Automakers might have to wait 7 years for profits — study

Source: David Ferris, E&E News reporter • Posted: Friday, April 12, 2019

Carmakers plowing hundreds of billions of dollars into making new electric models might have to wait five to seven years before those vehicles start to wring a profit, according to a new study.

It currently costs on average $12,000 more to manufacture a single EV than a comparable car with an internal-combustion engine, said analysts at research firm McKinsey & Co.

Not all is gloom. Consumers are steadily warming to EVs, which passed the 2-million-units-sold mark worldwide late last year. Paths exist to make them cheaper, sooner.

But apart from a few premium models, OEMs (original equipment manufacturers) stand to lose money on almost every EV sold, which is clearly unsustainable, the report said.

The problem, put simply, is the battery.

McKinsey pointed out that lithium-ion batteries are the most expensive component of an EV. Put too many of them in the car, and it costs too much; put too few, and drivers shy away out of range anxiety.

Economies of scale will nudge battery prices down to levels where a profit can be made within five to seven years, McKinsey estimates.

These extreme price pressures are evident at Tesla Inc., which recently released its long-promised $35,000 Model 3. It only hit the mark by reducing costs through layoffs and by closing some of its retail stores.

Automakers will likely grit their teeth and accept the losses because of tightening regulations, especially in Europe and China, the report said.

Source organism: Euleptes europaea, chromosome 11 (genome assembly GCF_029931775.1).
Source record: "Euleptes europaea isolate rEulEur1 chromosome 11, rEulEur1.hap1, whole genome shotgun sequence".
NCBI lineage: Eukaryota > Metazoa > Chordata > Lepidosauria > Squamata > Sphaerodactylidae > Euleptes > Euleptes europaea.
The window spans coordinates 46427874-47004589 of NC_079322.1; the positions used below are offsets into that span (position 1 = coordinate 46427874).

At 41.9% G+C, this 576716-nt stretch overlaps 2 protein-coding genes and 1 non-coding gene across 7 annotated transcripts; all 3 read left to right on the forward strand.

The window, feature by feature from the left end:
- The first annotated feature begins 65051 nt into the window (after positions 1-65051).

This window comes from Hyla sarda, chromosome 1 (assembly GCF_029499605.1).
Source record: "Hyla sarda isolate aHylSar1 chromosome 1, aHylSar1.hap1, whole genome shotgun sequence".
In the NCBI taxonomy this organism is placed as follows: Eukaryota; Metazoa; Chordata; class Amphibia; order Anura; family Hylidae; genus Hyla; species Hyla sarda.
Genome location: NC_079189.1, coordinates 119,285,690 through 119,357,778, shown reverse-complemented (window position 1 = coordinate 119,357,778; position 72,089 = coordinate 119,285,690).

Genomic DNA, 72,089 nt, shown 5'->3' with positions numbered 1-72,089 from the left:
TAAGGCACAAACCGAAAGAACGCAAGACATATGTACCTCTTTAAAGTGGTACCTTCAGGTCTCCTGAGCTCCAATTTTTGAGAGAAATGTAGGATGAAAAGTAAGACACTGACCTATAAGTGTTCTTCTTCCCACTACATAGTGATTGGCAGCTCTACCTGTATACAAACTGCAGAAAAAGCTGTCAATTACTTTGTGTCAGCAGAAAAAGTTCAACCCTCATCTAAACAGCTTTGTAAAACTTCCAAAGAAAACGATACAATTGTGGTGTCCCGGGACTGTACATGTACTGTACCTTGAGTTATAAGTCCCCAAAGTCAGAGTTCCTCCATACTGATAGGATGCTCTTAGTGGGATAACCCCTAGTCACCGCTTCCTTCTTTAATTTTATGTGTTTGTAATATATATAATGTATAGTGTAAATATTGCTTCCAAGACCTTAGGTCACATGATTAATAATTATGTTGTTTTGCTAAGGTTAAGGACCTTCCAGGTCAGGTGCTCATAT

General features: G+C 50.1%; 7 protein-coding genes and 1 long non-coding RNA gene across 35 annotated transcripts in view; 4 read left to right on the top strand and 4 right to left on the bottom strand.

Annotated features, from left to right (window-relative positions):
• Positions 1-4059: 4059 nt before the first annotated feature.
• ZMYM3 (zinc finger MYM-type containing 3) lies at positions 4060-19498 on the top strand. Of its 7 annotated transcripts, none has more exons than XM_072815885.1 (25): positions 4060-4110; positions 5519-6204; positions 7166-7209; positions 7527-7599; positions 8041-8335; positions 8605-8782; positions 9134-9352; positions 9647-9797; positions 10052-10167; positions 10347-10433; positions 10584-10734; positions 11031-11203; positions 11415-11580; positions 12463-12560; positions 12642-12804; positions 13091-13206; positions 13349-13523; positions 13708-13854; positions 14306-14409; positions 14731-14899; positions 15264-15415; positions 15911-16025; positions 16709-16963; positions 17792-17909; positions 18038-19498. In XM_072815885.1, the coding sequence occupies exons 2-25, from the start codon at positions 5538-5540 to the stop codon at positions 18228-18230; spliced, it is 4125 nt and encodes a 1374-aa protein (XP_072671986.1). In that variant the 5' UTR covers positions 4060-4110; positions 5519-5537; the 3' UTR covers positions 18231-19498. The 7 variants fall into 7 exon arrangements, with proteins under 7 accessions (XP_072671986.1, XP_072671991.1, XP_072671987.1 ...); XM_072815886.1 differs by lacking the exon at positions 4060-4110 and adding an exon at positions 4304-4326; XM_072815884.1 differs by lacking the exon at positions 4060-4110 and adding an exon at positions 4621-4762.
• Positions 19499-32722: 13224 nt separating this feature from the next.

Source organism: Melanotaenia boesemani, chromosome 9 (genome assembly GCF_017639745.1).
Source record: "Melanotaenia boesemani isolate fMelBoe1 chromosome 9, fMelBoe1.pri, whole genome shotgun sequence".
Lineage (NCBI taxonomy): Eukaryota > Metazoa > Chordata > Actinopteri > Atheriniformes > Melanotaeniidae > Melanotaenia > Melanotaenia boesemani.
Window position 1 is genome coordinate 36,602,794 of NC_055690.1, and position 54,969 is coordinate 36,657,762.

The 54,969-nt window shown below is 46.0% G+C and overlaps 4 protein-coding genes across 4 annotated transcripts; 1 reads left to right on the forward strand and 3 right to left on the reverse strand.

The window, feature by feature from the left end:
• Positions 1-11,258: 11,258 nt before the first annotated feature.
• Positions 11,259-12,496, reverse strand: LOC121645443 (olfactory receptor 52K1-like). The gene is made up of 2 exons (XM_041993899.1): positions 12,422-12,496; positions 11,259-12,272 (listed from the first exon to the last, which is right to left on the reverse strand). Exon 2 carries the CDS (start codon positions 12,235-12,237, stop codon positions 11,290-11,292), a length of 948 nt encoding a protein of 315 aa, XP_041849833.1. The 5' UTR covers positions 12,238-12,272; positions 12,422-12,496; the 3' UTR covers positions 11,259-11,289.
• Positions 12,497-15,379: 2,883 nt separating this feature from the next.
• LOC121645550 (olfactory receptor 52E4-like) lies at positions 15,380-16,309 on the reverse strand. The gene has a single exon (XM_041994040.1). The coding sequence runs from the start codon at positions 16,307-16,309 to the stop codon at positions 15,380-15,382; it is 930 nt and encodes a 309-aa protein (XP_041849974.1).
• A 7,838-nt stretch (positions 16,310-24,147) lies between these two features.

While the Trump administration is attempting to roll back auto-efficiency standards, the opposite is happening in the European Union, which late last year adopted stringent tailpipe rules for 2030.

China, in a two-pronged effort to clear air pollution and to seize leadership in a new industry, provides heavy incentives for drivers to purchase EVs and requires foreign automakers to meet EV quotas if they want to participate in the world’s fastest-growing vehicle market.

The study’s authors suggested that OEMs could get in the money sooner by committing to dedicated all-electric platforms instead of attempting to straddle two drive trains. They also could take a hard-nosed but creative look at how the new vehicles could be designed more efficiently than the old ones.

An example of such creativity can be found at Volkswagen, one of the most aggressive EV automakers. Part of its plan is to turn other carmakers into customers by offering to sell them its modular all-electric platform, called MEB, developed at the cost of billions.